A more well accepted story is that it was introduced by an Austrian artillery officer, August Zang, who founded a Viennese bakery ("Boulangerie Viennoise") at 92, rue de Richelieu in Paris in the 1830s. The bakery, which served Viennese specialties, including the kipferl, quickly became popular. In turn, it inspired French bakers who refined the kipferl by adding the butter and the lamination process.

My pain au chocolate from a patisserie in
Ifrane, Morocco.
The French version of the kipferl was named for its crescent (croissant) shape but there are French pastries that are made from the same laminated dough that are not crescent shaped.  For example, another of my favorites, pain au chocolate is rectangular shaped.  It's made from the same laminated dough but it has a dark chocolate filling inside.  On the savory side, I have a weakness for the ham and cheese filled croissant.  Yum!

Today, you can get croissants in many places around the world - especially wherever the French went.  I've had surprisingly good ones in Morocco and Senegal and passable ones in Puebla, Mexico, Mali and Madagascar.  Of course, you can pretty find them everywhere in the US but here, they've adulterated them by using them as bread for sandwiches.....soggy bread at that.

Recently, a French expat named Dominique Ansel has created a craze for his croissant inspired creation - the cronut which is essentially a donut made from croissant dough.  His creation is so popular that huge lines form outside his Brooklyn bakery every morning and if you are too far back in the line, you'll leave empty handed even though there is a 2 cronut limit for people buying them.  He's also trademarked the name.  The man is going to become a millionaire from making and frying croissant dough.  Why didn't the French think of this before? :-)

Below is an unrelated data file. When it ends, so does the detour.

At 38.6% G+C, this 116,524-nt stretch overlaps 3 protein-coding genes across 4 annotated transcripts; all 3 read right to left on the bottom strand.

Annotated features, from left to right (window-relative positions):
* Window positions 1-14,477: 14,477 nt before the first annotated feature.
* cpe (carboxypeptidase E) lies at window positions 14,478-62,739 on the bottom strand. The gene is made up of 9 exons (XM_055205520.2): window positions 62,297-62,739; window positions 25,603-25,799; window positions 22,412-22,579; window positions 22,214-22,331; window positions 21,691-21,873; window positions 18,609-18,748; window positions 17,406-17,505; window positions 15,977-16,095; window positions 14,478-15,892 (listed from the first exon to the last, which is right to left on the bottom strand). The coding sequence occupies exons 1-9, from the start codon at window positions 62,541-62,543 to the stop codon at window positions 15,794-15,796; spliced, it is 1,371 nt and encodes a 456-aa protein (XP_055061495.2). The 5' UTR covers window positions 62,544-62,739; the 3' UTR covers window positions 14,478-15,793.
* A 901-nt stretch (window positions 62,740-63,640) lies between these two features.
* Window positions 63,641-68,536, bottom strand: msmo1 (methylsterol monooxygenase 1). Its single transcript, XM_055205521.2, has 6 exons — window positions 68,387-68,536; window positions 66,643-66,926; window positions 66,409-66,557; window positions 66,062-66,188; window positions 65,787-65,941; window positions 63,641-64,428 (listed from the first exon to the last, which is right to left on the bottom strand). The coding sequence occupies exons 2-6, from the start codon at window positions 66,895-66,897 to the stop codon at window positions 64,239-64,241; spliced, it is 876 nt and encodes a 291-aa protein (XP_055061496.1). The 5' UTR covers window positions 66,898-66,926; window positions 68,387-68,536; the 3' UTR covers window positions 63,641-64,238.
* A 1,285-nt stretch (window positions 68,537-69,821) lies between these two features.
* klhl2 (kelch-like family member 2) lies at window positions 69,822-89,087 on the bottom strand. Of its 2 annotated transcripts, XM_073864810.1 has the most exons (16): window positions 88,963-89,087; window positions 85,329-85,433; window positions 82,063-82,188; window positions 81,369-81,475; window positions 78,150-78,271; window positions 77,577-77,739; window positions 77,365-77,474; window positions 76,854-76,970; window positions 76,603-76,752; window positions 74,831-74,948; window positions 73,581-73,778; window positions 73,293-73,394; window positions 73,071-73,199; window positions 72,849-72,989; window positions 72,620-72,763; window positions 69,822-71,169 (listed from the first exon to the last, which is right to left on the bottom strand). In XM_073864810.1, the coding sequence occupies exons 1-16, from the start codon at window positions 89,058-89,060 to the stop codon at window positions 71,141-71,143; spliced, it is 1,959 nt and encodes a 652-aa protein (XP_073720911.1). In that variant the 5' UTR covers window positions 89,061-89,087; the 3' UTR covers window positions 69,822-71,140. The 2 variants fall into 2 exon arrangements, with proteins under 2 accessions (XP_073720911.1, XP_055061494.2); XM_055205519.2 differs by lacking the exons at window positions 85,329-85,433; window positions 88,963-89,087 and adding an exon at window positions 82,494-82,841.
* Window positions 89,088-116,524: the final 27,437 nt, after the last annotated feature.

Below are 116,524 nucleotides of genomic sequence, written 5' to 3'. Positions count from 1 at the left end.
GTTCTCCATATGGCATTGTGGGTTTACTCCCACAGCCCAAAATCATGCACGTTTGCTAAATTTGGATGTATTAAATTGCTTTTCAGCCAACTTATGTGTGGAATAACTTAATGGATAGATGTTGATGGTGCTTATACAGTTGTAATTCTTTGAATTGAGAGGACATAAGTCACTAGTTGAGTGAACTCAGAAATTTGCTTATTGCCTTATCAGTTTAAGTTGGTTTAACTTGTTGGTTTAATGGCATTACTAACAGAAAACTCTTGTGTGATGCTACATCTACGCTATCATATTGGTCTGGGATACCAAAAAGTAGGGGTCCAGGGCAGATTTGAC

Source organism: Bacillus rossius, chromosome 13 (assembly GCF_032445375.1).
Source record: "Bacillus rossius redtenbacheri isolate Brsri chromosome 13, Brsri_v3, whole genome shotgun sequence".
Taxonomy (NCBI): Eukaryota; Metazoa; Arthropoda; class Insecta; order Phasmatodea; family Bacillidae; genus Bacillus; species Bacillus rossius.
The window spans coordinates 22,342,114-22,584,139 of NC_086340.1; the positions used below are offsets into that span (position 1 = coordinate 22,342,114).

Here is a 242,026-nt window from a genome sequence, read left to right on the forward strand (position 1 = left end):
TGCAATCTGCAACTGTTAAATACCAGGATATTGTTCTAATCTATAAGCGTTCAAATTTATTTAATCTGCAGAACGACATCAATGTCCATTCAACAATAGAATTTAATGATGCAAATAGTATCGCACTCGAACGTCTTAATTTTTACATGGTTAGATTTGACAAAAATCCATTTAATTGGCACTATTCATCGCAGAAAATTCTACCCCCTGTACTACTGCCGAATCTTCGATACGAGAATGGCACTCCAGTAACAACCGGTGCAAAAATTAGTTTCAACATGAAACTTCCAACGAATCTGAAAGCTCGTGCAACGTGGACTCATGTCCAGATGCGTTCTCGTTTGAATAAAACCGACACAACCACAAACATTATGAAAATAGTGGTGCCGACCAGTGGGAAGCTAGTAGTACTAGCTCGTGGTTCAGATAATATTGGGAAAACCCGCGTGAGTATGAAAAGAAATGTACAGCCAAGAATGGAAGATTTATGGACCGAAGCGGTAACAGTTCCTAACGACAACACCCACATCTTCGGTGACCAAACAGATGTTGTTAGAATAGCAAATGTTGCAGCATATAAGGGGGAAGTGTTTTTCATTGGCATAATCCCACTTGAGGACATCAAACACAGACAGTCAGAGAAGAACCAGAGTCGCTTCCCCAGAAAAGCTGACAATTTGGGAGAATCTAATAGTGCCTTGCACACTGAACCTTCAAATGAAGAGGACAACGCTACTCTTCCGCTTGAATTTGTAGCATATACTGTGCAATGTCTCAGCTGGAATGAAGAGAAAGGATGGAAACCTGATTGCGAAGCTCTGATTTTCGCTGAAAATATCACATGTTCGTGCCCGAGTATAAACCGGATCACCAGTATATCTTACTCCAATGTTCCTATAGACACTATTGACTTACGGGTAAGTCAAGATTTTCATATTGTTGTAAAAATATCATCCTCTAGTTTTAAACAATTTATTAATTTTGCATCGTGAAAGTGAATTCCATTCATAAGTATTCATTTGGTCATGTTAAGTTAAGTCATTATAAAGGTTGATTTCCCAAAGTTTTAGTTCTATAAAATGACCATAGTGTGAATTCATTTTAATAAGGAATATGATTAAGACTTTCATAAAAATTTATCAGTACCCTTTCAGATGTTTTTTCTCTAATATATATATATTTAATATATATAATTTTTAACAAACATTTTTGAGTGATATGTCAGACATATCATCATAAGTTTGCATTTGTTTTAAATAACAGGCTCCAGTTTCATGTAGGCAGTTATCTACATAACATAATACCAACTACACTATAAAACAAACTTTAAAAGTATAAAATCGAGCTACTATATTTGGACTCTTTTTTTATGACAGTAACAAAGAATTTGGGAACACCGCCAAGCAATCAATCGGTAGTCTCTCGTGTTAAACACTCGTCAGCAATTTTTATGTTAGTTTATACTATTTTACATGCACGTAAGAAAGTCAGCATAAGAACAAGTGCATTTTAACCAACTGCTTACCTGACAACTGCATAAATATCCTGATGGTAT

But I digress.  Back to the croissant.  In my humble and perhaps very biased opinion, there's something about the French ones that are really special.  They truly just taste better than any of those that you can get outside of France.

So it was hard to believe that, in 1970, the French started manufacturing croissant dough in factories and even today, it's estimated that 30-40% of the bakeries in Paris use the premade dough or perhaps even preformed croissants.  Thankfully though, there has been a resurgence of artisanal bakers who are willing to go through the laborious and time consuming process of making croissants. They are quickly gaining in popularity.  As I say, nothing beats hand made!

I can't be in Paris and not have at least one truly good croissant so I researched bakeries for Z and I to check out.  Surprisingly, the Wall Street Journal has an article on Where to Find the Best Croissants in Paris, France and Du Pain et des Idées, a boulangerie located in the Canal Saint-Martin neighborhood, is on the list.  The boulangerie is highly rated and thus, very popular.  I might have to roust Z out of bed early one morning to stand in line.  I want that warm, freshly baked croissant to remember Paris by!